Can You Ripen an Unripe Peach?

There is nothing better than biting into a ripe, juicy peach. But this mistake could leave you with a tough, stringy bite.

Peaches are the ultimate summer treat! That bright flavor is so worth the sticky hands you’ll have. From sweet peach crisp to savory peach chipotle ribs, peaches can add juicy sweetness to just about any meal.

On the flip side, though, it’s downright disappointing to bite into a bad peach. If you’ve ever had to toss a mealy peach into the compost heap, you’ve made this mistake before—buying unripe peaches.

We’ve all been there. You see the display of peaches at the grocery store, and even though they feel a bit too firm, you give in to temptation and hope for the best. Perhaps you gave them a few days on the counter or kept them in a paper bag to help them ripen. The problem is that even though they might soften, you still won’t get the satisfaction of a perfectly ripe peach.

The Problem with Unripe Peaches

Unlike some other fruits, peaches will not develop a sweet, juicy flavor after they’re picked from the tree. (The sticky natural sugar is the reason why fresh peaches make the best desserts.) So, once an unripe peach has been picked and transported to a grocery store, it will never live up to your expectations. That unripe peach might also feel hard and stringy or soft and mealy when you bite into it.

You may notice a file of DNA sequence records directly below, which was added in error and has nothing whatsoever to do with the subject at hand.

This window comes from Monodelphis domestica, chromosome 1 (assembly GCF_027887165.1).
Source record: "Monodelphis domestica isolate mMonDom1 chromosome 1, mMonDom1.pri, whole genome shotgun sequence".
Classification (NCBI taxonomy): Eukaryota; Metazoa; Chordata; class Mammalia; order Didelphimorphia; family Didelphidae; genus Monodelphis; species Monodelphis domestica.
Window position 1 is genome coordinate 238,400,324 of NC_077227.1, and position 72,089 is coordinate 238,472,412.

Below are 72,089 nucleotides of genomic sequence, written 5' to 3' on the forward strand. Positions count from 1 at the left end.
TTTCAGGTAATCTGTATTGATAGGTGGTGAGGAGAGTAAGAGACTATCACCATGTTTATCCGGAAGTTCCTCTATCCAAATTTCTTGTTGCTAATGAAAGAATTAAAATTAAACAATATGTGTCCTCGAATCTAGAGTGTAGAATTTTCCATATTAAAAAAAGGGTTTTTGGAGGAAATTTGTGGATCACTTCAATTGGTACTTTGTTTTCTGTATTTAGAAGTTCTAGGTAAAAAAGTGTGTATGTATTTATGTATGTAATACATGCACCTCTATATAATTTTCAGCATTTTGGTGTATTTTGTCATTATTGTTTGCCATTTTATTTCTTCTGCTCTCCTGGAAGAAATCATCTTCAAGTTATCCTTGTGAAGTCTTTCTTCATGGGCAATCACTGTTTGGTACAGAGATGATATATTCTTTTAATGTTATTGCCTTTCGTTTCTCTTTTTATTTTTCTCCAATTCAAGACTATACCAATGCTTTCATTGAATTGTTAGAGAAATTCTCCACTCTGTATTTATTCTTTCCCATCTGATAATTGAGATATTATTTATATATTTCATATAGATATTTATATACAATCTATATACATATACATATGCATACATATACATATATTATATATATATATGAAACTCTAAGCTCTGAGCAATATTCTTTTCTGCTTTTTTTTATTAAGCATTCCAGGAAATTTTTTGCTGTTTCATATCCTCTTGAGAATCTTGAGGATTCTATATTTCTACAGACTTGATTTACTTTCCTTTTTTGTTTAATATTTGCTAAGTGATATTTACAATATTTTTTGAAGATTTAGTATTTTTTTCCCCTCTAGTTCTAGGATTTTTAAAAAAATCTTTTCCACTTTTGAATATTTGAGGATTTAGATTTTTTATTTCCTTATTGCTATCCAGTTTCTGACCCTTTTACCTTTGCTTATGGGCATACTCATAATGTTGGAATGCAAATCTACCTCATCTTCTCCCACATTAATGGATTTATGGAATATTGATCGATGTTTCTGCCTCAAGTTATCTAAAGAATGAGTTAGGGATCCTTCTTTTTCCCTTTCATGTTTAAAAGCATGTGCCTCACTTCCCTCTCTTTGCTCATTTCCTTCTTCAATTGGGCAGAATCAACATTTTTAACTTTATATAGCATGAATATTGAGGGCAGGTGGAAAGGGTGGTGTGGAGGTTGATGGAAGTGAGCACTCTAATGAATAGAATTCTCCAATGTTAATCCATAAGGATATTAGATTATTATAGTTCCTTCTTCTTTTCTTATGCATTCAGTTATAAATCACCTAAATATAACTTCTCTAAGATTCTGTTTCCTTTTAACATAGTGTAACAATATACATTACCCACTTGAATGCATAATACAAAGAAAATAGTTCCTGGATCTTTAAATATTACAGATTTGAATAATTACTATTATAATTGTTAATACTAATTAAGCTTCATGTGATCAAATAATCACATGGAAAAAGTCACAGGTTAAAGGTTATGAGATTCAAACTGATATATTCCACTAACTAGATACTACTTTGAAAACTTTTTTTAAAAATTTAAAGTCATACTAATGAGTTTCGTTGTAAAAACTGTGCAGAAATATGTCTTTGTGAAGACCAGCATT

What to Do with Unripe Peaches

To soften hard, unripe peaches, put them in a paper bag and leave on the counter for a day. You want the peaches to have a slight give when you squeeze them. If they’re not quite soft yet, give them another 24 hours before you check again. This method works for many fruits that keep ripening after harvest.

How to Tell If a Peach Is Ripe

When shopping for peaches, it’s best to be a produce snob. First, check out the color: look for bright, vibrant fruits. Then gently feel the peach. If it feels hard like an apple, move on. The peach should feel slightly soft—and already smell amazing.

When it comes to peaches, the good ones are worth the wait. The best place to find ripe peaches is the farmers market. They most likely traveled a shorter distance, spent less time in cold storage and spent more time ripening on the tree. Say no to unripe peaches and hold out for the real deal!

Put Those Ripe Peaches to Good Use
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Carrie Madormo, RN
Now a freelance health and food writer, Carrie worked as a nurse for over a decade. When she isn't hunched over her laptop with a baby in hand, you will find her cooking her grandmother’s recipes, lacing up her running shoes or sipping coffee in the bathroom to hide from her three young children.